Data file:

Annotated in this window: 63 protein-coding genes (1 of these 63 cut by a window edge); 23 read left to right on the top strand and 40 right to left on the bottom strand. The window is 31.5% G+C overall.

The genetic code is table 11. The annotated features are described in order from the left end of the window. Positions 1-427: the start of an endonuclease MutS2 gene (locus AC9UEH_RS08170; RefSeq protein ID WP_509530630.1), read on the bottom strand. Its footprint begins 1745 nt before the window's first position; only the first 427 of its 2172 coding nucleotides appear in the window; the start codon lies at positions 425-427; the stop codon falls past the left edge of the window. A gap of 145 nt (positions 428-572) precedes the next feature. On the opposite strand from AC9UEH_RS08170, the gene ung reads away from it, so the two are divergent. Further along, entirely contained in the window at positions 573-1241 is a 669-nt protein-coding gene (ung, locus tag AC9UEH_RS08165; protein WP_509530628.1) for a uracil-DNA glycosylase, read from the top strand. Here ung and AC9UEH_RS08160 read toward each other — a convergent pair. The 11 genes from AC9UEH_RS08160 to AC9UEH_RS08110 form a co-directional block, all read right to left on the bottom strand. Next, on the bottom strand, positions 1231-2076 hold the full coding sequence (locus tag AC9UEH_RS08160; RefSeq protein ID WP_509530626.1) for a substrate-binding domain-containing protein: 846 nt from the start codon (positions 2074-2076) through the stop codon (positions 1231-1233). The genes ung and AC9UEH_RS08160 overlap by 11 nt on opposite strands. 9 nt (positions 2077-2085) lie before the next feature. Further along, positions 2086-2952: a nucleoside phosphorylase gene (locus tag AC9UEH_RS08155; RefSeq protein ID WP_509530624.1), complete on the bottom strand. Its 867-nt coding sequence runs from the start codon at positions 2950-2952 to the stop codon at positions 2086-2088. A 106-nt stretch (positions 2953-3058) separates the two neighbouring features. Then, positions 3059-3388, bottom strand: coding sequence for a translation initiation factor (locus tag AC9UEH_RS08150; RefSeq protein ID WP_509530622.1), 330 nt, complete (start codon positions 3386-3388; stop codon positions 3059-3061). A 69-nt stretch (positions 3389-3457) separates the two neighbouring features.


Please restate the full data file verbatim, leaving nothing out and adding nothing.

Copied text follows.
Annotated in this window: 63 protein-coding genes (1 of these 63 cut by a window edge); 23 read left to right on the top strand and 40 right to left on the bottom strand. The window is 31.5% G+C overall.

The genetic code is table 11. The annotated features are described in order from the left end of the window. Positions 1-427: the start of an endonuclease MutS2 gene (locus AC9UEH_RS08170; RefSeq protein ID WP_509530630.1), read on the bottom strand. Its footprint begins 1745 nt before the window's first position; only the first 427 of its 2172 coding nucleotides appear in the window; the start codon lies at positions 425-427; the stop codon falls past the left edge of the window. A gap of 145 nt (positions 428-572) precedes the next feature. On the opposite strand from AC9UEH_RS08170, the gene ung reads away from it, so the two are divergent. Further along, entirely contained in the window at positions 573-1241 is a 669-nt protein-coding gene (ung, locus tag AC9UEH_RS08165; protein WP_509530628.1) for a uracil-DNA glycosylase, read from the top strand. Here ung and AC9UEH_RS08160 read toward each other — a convergent pair. The 11 genes from AC9UEH_RS08160 to AC9UEH_RS08110 form a co-directional block, all read right to left on the bottom strand. Next, on the bottom strand, positions 1231-2076 hold the full coding sequence (locus tag AC9UEH_RS08160; RefSeq protein ID WP_509530626.1) for a substrate-binding domain-containing protein: 846 nt from the start codon (positions 2074-2076) through the stop codon (positions 1231-1233). The genes ung and AC9UEH_RS08160 overlap by 11 nt on opposite strands. 9 nt (positions 2077-2085) lie before the next feature. Further along, positions 2086-2952: a nucleoside phosphorylase gene (locus tag AC9UEH_RS08155; RefSeq protein ID WP_509530624.1), complete on the bottom strand. Its 867-nt coding sequence runs from the start codon at positions 2950-2952 to the stop codon at positions 2086-2088. A 106-nt stretch (positions 2953-3058) separates the two neighbouring features. Then, positions 3059-3388, bottom strand: coding sequence for a translation initiation factor (locus tag AC9UEH_RS08150; RefSeq protein ID WP_509530622.1), 330 nt, complete (start codon positions 3386-3388; stop codon positions 3059-3061). A 69-nt stretch (positions 3389-3457) separates the two neighbouring features.